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Novel drugs and rare diseases drive US prescription drug spend

But increased competition and cost-cutting measures forced price concessions

Spending on prescription drugs in the US reached a new record last year of $310bn, rising 8.5% and driven by new cancer and hepatitis C therapies.

The total invoiced amount for the year was $425bn, up 12%, according to new figures from IMS Health.

The data indicates that increased competition between manufacturers as well as more aggressive efforts by payors to limit prescription drug spending is resulting in price concessions. The discounting effect was particularly notable among diabetes treatments.

Moreover, spending is expected to continue to increase at a high single-digit rate to reach $610bn-640bn by 2020, or around $400bn taking into account rebates, says the report, which will add to the ongoing debate about medicines pricing.

All told, IMS estimates that net price increases were around 2.8% last year, significantly lower than in prior years, and the main driver was an influx of new drugs being approved and becoming available for patients. The number of prescriptions inched up just 1% to 4.4 billion.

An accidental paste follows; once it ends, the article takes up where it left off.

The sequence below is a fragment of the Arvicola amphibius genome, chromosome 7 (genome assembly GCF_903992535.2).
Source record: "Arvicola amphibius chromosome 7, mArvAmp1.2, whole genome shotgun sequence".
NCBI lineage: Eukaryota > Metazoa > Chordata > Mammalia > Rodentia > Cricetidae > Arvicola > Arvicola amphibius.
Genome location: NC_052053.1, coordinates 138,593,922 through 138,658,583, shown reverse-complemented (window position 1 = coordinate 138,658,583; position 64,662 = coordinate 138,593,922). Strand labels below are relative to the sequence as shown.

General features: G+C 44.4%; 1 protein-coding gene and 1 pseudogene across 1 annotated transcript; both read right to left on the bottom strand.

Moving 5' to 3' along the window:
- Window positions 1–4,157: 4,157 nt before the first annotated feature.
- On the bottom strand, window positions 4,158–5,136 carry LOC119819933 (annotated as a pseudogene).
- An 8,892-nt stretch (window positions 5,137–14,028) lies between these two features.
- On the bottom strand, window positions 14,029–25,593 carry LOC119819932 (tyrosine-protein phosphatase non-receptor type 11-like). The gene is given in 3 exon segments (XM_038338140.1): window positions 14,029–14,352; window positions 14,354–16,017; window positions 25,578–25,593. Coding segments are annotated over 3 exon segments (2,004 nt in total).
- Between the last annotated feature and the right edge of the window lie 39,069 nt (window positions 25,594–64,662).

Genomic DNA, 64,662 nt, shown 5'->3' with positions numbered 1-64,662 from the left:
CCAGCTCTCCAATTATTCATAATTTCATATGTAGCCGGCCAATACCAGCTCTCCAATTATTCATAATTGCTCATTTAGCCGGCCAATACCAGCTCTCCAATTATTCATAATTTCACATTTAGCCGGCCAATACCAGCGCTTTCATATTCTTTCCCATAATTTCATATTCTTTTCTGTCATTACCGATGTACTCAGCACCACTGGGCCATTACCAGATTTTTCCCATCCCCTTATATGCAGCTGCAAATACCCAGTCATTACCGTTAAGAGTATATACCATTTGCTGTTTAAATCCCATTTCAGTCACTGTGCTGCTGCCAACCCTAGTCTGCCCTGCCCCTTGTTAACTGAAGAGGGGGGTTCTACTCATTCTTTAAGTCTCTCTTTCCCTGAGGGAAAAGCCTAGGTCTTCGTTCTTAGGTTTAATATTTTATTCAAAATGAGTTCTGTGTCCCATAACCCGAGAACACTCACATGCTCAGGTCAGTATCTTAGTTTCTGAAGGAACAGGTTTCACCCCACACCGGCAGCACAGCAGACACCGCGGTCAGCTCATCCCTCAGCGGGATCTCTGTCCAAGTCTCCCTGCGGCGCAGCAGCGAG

It notes that there were 43 new active substances launched in the US last year, with a high proportion of drugs that have new mechanisms or target rare diseases and so can command premium pricing.

Oncology treatments and drugs for orphan disease each accounted for around a third of all new launches, albeit with some overlap between the two groups. Cancer drugs are also predicted to account for the lion's share of increase spending out to 2020.

"Growth moderated about two percentage points from 2014, when total spending was at its highest level since 2001," commented Murray Aitken, executive director of the IMS Institute, although he added that drug spending growth "remains at historically high levels."

The most buoyant category was specialty drugs, with spending rising 15% to reach $121bn on a net price basis and more than doubling over the last five years. Treatments for hepatitis, autoimmune diseases such as multiple sclerosis (MS) and cancer accounted for $19.3bn in incremental spending, said IMS.

The impact of President Obama's signature Affordable Care Act and escalating prices means that "healthcare is being delivered by different types of healthcare professionals and in different facilities, and patients face higher out-of-pocket costs as well as access barriers", according to the report.

For example, the average patient cost for a prescription filled through a commercial plan has risen by more than 25% since 2010, reaching $44 per scrip in 2015.

"The challenge of balancing access and the cost of care in an era of innovative but more expensive treatments continues as a theme across our healthcare system," said Aitken.

"The level of price concessions achieved in 2015 points to a shift in market dynamics as manufacturers accept lower price increases on existing products. At the same time, spending on new brands continued at near-historic levels."

Article by
Phil Taylor

15th April 2016

From: Sales



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